The Islamic Garden, which sits at an angle to the Exotic Garden, with a dogleg through a new pavilion as the bridge between one and the other, had lots of archaeology which presented itself to the team.  More was discovered as the clearing and excavation went on preceding the build.  This gave the team a classic Islamic Chahar Bagh to work with.  The team took the decision to honour that tradition fully in the choice of plants and trees, with one concession to water preservation and contemporary dislike of bare soil.

Where the traditional Islamic Garden would have preserved bare earth between plants, Le Jardin Secret has chosen boldly to go with a flowing sea of Stipa tenuissima, into which lavenders and other aromatics are inserted.  This grass is a delight. The movement, the way light hits it, the tousled look of it, all create dynamism and flow, but yet no sense of effort or forced energy.

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In the brilliant sun, Stipa tenuissima and lavender, Le Jardin Secret, The Islamic Garden, Marrakesh, March 2017
Rosemary hedges hold the sea of Stipa, but the Stipa fringes the raised, classically tiled and paved paths that lead to elegant seating and small, bulbous, fountains.  Le Jardin Secret, The Islamic Garden, Marrakesh, March 2017
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View down onto The Islamic Garden.  The central rill divides the 4 squares feeding a fountain at the far end (out of view).  Le Jardin Secret, Marrakesh, March 2017
Looking down the central rill to the lotus fountain, The Islamic Garden, Le Jardin Secret, Marrakesh, March 2017

How do you feel in this garden?  It creates simplicity and unity from a limited, traditional palette of planting- but the star of the piece is the humble Stipa which, as water would do, subtly changes the look and the feel of the garden without disturbing.  It was a truly tranquil moment in the rush and bustle that is Marrakesh.  Stunning.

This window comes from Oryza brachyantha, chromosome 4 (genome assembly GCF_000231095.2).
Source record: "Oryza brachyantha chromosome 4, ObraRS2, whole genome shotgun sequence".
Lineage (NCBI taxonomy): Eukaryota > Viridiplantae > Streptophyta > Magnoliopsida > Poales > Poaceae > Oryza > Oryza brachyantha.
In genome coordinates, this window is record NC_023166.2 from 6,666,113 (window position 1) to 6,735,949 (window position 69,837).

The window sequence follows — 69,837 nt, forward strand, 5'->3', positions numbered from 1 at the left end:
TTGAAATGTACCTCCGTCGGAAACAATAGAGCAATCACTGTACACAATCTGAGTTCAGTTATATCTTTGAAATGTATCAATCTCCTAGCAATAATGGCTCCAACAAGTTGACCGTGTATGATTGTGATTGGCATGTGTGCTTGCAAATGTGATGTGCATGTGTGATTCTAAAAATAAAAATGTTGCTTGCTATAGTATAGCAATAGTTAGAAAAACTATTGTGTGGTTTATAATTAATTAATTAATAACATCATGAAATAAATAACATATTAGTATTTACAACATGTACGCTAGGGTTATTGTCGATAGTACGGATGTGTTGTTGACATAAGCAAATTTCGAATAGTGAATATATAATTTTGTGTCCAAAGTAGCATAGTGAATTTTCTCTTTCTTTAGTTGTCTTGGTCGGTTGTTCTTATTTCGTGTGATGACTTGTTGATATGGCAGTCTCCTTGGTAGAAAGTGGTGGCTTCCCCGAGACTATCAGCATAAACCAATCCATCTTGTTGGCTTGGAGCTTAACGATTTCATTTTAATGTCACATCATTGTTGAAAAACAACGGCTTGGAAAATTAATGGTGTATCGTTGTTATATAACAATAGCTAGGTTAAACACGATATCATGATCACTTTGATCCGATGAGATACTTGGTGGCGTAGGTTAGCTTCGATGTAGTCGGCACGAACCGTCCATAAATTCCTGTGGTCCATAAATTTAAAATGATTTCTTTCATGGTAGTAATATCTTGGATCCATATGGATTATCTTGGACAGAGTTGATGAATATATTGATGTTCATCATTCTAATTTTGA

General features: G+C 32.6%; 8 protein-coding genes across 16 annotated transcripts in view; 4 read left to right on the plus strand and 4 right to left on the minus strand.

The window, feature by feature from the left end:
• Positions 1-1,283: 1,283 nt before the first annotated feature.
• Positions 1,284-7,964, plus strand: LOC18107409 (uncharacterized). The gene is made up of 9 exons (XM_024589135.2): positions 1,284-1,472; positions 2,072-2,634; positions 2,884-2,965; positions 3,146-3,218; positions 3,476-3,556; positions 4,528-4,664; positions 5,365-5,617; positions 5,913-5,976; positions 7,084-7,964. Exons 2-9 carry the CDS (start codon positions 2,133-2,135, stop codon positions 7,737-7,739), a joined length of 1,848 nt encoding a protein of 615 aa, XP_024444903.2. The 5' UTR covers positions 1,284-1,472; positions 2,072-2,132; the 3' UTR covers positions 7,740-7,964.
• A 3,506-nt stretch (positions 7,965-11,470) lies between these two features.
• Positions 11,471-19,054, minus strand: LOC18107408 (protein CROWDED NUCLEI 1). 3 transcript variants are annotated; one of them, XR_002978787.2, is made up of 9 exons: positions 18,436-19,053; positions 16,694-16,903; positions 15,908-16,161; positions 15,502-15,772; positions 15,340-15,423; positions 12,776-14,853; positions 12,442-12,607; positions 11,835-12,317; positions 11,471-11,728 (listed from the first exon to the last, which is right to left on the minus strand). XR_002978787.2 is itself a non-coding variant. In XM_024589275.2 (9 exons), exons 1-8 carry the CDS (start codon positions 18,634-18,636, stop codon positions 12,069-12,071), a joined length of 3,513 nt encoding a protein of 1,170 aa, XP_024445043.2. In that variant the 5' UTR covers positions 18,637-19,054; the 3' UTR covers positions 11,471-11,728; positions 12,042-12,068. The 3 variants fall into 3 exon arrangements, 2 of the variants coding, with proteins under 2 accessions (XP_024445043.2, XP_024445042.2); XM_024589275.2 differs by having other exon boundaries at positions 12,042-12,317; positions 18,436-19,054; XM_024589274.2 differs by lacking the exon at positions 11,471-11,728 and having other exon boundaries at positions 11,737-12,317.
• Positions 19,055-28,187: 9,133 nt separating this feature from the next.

Looking through the dogleg, the traditional staggered entrance, from The Islamic Garden back into The Exotic Garden, Le Jardin Secret, Marrakesh, March 2017

They are a brilliant complement to one another.  The Islamic Garden is a class act, simple, elegant, restrained and cool, whilst the Exotic Garden bursts on the scene like a contemporary firework.  A tour de force.

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Intense light and shade on a hot day, with surprise and stature to match, The Exotic Garden, Le Jardin Secret, Marrakesh, March 2017
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Brick red Aloe ferox gives a shot in the arm, The Exotic Garden, Le Jardin Secret, Marrakesh, March 2017


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In the shade, Euphorbia dendroides, Aloe ferox (yellow) and Melianthus major, The Exotic Garden, Le Jardin Secret, Marrakesh, March 2017
Socking purple, the bee heaven that is Limonium perezii, The Exotic Garden, Le Jardin Secret, Marrakesh, March 2017
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Red-pink Aloe striata against the deep pink-red of the new pavilion creating the staggered entrance to the Islamic Garden, The Exotic Garden, Marrakesh, March 2017

Book your tickets to Marrakesh now!